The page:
AT&T Need Not Share Net Access

Actor Andy Dick gets carried away at the premiere of "Employee of the Month" by actor Harland Williams on Sept. 19, 2006, in Los Angeles. Both men appear in the film. GETTY IMAGES/Kevin Winter

Handing an important victory to AT&T Corp., a federal appeals court Thursday rejected a move by Portland, Ore., to force the company to open its cable network to competing Internet service providers.

Officials in Portland, as well as San Francisco, Broward County, Fla., and other communities, have argued that high-speed access to the Internet through cable should be subject to local regulation, just as cable TV franchises are.

But the 9th U.S. Circuit Court of Appeals ruled that AT&T, which has spent billions buying cable companies to create a national network for local telephone and high-speed Internet service, does not fit the legal definition of a cable network. Instead, it is a telecommunications service, and therefore governable only by federal law, the court said.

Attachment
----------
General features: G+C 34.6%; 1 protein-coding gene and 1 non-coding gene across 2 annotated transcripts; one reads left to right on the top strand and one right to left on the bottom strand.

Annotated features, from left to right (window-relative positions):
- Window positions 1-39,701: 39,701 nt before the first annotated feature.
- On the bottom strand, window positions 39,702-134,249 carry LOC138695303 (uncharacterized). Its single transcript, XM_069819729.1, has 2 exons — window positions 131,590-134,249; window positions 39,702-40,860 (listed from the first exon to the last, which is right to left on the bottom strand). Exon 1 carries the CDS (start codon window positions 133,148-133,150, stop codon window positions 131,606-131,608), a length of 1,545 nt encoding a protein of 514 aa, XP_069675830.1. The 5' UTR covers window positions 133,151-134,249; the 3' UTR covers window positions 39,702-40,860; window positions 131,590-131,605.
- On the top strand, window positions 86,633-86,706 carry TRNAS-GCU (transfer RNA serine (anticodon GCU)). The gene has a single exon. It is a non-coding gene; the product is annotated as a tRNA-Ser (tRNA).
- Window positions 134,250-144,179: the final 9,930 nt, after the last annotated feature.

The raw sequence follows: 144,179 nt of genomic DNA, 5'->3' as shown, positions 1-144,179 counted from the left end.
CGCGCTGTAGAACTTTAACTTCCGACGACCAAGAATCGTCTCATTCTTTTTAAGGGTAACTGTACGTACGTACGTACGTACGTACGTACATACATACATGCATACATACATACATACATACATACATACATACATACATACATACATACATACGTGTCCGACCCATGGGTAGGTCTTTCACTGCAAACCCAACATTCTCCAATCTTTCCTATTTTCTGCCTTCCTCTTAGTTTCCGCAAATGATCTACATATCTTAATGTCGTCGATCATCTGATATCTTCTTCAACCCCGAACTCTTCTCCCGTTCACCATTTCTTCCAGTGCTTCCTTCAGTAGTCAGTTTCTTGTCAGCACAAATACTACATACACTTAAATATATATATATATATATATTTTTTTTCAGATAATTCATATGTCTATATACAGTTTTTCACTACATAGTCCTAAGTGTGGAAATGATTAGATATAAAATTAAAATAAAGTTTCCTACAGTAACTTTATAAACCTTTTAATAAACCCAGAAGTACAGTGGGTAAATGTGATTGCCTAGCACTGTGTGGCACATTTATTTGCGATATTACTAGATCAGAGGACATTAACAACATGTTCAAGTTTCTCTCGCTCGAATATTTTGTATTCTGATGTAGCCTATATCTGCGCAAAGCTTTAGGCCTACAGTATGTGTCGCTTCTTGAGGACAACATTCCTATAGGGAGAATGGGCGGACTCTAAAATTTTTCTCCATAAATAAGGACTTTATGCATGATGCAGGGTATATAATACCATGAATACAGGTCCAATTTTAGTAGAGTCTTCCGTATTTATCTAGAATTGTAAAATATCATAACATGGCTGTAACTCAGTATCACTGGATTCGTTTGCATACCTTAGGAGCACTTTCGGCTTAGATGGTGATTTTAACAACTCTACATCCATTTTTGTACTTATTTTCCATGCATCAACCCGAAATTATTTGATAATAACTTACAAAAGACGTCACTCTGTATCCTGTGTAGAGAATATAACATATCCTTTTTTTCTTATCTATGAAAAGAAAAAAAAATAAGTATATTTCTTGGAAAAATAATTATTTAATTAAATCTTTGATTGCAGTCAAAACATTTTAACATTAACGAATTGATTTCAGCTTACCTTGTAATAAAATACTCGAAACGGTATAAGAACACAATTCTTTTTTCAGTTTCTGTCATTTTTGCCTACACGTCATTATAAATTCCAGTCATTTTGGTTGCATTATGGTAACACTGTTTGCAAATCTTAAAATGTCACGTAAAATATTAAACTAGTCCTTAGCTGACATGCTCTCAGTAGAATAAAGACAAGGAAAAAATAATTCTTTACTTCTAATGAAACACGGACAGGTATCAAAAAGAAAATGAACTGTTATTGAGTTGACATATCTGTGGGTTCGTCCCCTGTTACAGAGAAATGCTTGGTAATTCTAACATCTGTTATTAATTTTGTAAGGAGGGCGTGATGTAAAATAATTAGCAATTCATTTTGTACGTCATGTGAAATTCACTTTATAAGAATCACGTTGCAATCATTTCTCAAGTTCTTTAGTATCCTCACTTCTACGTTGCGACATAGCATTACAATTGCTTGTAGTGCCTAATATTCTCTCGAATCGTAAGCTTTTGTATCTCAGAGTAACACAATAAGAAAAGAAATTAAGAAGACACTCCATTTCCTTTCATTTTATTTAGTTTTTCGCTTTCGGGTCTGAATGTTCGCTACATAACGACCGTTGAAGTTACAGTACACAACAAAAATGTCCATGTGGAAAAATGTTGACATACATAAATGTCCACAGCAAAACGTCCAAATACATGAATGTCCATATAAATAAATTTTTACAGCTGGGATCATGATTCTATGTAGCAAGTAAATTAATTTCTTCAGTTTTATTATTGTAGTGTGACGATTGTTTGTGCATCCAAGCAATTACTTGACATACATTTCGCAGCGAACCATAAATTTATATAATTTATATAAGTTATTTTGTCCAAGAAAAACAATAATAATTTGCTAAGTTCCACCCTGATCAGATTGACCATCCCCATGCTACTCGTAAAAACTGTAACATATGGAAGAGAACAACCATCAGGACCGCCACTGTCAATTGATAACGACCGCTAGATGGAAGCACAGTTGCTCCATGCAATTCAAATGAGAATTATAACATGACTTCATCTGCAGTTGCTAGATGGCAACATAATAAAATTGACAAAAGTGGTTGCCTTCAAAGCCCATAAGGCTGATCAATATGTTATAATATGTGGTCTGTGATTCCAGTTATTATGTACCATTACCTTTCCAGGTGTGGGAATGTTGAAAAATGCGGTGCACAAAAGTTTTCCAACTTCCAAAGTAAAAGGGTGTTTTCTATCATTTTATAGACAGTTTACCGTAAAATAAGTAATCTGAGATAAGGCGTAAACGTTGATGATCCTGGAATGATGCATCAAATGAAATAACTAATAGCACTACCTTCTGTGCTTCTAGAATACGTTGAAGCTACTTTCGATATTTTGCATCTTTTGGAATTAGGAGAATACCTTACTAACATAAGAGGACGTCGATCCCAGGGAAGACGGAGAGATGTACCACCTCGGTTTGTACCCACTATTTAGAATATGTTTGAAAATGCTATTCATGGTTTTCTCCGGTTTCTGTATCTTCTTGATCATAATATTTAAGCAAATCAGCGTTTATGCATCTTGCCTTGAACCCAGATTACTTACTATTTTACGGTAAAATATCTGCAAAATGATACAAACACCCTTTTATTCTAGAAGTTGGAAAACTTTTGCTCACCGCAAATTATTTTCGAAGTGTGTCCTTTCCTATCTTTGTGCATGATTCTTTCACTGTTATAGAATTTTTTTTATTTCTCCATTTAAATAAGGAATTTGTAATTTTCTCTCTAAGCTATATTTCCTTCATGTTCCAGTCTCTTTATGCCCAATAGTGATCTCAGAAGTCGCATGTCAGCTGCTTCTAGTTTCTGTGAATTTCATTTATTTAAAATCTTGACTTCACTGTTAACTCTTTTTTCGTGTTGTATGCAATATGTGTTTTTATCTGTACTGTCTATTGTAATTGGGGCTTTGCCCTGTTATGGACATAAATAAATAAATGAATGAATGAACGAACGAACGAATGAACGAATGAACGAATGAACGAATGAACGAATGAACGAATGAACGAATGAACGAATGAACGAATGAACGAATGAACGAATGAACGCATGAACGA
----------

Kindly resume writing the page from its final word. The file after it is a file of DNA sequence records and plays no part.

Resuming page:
The ruling is a setback for other Internet service providers, such as America Online Inc., which have argued that AT&T should be forced to open its cables to other competitors.

Excite@Home, which is partially owned by AT&T, has exclusive rights until 2002 with AT&T, and agreements with several other cable systems to sell high-speed Internet access.

Excite@tHome stock surged 11 percent on the news, rising $2.063 to $21.219 on the Nasdaq Stock Market. AT&T also rose, jumping $1.438 to $36.375 on the New York Stock Exchange.

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